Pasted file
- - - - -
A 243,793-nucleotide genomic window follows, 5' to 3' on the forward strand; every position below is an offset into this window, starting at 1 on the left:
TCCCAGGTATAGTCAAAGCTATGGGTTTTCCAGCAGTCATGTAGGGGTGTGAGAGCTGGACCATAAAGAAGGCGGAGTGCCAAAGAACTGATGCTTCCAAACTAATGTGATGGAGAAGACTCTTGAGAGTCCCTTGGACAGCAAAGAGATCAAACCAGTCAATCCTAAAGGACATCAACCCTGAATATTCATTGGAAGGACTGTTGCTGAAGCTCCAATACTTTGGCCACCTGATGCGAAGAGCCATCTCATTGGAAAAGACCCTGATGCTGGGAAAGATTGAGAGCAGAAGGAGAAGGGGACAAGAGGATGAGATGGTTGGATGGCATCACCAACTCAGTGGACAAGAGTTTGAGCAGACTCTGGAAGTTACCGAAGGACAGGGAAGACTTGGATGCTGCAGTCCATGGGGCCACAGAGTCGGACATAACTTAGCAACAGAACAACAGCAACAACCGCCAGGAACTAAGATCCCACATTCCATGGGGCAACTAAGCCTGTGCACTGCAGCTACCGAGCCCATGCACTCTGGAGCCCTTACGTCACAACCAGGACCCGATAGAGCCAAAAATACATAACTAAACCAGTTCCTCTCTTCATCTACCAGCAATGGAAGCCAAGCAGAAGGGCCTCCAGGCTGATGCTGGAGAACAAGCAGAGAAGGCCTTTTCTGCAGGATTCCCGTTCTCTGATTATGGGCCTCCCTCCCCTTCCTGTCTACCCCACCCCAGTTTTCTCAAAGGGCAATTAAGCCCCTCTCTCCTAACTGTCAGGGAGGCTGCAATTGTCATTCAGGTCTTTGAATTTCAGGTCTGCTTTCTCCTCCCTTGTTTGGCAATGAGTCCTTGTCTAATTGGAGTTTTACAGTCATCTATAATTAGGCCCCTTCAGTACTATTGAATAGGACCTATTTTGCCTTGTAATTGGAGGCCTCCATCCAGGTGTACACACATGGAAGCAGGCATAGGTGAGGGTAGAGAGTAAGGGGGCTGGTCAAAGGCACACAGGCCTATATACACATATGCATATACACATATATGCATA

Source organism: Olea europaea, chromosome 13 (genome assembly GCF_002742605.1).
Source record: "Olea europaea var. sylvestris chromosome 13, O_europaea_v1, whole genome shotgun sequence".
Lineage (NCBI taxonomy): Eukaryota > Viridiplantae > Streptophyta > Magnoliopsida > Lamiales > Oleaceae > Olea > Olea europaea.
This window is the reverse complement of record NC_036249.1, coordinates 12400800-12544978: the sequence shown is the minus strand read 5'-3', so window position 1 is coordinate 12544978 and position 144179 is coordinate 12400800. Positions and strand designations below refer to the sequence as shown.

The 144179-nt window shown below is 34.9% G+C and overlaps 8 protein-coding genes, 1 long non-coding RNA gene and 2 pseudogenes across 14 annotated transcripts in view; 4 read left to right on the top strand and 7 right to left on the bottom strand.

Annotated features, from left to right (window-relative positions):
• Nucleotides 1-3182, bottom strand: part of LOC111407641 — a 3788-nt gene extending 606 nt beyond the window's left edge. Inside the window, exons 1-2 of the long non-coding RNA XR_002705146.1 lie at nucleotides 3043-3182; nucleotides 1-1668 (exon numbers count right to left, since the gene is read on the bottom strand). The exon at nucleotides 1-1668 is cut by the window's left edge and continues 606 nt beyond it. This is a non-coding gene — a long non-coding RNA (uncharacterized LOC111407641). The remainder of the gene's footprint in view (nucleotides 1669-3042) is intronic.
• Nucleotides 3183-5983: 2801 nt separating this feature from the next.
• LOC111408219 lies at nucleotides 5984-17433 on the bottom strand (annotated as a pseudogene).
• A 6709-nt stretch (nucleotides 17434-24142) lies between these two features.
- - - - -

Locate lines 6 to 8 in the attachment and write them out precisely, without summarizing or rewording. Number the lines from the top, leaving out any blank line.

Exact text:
This window is the reverse complement of record NC_036249.1, coordinates 12400800-12544978: the sequence shown is the minus strand read 5'-3', so window position 1 is coordinate 12544978 and position 144179 is coordinate 12400800. Positions and strand designations below refer to the sequence as shown.

The 144179-nt window shown below is 34.9% G+C and overlaps 8 protein-coding genes, 1 long non-coding RNA gene and 2 pseudogenes across 14 annotated transcripts in view; 4 read left to right on the top strand and 7 right to left on the bottom strand.

Annotated features, from left to right (window-relative positions):